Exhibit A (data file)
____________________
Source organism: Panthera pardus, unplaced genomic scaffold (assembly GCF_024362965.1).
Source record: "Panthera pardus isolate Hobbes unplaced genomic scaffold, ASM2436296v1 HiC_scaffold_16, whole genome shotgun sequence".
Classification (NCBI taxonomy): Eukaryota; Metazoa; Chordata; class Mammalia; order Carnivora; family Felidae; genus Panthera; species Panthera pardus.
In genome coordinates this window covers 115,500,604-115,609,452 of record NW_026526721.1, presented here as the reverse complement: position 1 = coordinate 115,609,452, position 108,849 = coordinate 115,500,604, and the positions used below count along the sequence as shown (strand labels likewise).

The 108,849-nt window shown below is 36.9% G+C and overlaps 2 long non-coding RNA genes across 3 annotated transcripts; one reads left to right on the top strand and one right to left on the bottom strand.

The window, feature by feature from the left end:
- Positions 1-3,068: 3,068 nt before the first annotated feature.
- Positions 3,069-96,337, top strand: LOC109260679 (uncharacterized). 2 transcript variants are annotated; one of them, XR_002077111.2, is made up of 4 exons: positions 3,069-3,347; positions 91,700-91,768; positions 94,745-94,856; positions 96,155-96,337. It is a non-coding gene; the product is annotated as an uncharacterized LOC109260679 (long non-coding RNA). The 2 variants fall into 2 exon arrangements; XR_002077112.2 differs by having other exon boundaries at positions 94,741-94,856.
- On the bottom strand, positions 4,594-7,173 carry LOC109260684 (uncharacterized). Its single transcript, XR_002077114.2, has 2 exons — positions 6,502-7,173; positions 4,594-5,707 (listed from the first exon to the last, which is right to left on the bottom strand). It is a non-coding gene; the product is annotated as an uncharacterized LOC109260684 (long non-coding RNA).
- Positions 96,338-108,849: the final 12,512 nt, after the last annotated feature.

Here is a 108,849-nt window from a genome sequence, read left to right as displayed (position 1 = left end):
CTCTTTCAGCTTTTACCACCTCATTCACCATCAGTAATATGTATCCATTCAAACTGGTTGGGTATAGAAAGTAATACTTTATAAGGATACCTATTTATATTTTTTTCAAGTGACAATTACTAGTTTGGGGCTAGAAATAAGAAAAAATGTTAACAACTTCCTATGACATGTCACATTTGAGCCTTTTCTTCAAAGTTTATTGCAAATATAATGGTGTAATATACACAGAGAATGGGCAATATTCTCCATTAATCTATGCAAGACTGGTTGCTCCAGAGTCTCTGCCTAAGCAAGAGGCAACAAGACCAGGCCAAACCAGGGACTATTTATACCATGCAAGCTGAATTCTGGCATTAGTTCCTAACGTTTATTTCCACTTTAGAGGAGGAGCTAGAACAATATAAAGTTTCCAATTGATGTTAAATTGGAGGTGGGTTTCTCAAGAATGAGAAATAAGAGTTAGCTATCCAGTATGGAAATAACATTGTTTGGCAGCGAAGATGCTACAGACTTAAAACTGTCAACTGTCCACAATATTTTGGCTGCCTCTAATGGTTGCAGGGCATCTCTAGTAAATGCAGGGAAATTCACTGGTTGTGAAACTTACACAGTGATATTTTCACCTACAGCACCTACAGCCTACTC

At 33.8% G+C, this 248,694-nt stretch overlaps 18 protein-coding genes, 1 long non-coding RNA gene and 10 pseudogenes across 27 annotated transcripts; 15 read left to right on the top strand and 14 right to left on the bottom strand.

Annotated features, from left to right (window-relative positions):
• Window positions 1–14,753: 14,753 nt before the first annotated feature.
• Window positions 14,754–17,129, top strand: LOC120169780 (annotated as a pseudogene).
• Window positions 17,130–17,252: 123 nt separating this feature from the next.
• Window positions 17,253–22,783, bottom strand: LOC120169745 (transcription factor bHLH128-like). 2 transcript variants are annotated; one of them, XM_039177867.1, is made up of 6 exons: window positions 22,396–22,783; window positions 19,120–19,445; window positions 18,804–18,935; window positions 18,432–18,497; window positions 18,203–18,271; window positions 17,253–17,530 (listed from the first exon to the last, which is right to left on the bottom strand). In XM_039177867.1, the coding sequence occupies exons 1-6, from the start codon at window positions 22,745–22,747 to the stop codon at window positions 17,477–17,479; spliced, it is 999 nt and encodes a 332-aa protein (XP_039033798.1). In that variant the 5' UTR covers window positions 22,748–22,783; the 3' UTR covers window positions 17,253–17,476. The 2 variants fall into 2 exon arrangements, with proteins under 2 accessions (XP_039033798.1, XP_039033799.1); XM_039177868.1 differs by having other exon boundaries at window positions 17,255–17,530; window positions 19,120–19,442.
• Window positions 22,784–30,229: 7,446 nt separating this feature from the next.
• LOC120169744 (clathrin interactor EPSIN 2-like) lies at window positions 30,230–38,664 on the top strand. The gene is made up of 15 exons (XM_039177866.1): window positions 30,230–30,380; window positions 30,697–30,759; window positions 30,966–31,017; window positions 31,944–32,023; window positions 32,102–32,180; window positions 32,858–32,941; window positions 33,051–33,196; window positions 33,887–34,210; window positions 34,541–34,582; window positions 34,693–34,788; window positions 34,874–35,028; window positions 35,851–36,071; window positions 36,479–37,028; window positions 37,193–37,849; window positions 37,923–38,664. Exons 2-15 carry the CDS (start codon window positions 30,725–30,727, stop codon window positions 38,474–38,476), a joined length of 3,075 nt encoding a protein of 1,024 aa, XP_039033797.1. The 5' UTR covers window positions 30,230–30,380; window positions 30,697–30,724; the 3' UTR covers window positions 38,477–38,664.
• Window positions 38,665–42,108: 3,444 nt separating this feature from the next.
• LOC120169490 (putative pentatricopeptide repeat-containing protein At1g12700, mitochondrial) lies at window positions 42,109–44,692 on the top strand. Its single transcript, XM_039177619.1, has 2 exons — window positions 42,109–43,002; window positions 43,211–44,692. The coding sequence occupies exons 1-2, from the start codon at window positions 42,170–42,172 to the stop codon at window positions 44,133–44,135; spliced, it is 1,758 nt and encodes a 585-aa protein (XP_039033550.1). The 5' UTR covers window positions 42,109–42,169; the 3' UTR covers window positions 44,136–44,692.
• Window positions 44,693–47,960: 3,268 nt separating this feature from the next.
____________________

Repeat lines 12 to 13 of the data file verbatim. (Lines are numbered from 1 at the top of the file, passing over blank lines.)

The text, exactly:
CTCTTTCAGCTTTTACCACCTCATTCACCATCAGTAATATGTATCCATTCAAACTGGTTGGGTATAGAAAGTAATACTTTATAAGGATACCTATTTATATTTTTTTCAAGTGACAATTACTAGTTTGGGGCTAGAAATAAGAAAAAATGTTAACAACTTCCTATGACATGTCACATTTGAGCCTTTTCTTCAAAGTTTATTGCAAATATAATGGTGTAATATACACAGAGAATGGGCAATATTCTCCATTAATCTATGCAAGACTGGTTGCTCCAGAGTCTCTGCCTAAGCAAGAGGCAACAAGACCAGGCCAAACCAGGGACTATTTATACCATGCAAGCTGAATTCTGGCATTAGTTCCTAACGTTTATTTCCACTTTAGAGGAGGAGCTAGAACAATATAAAGTTTCCAATTGATGTTAAATTGGAGGTGGGTTTCTCAAGAATGAGAAATAAGAGTTAGCTATCCAGTATGGAAATAACATTGTTTGGCAGCGAAGATGCTACAGACTTAAAACTGTCAACTGTCCACAATATTTTGGCTGCCTCTAATGGTTGCAGGGCATCTCTAGTAAATGCAGGGAAATTCACTGGTTGTGAAACTTACACAGTGATATTTTCACCTACAGCACCTACAGCCTACTC

At 33.8% G+C, this 248,694-nt stretch overlaps 18 protein-coding genes, 1 long non-coding RNA gene and 10 pseudogenes across 27 annotated transcripts; 15 read left to right on the top strand and 14 right to left on the bottom strand.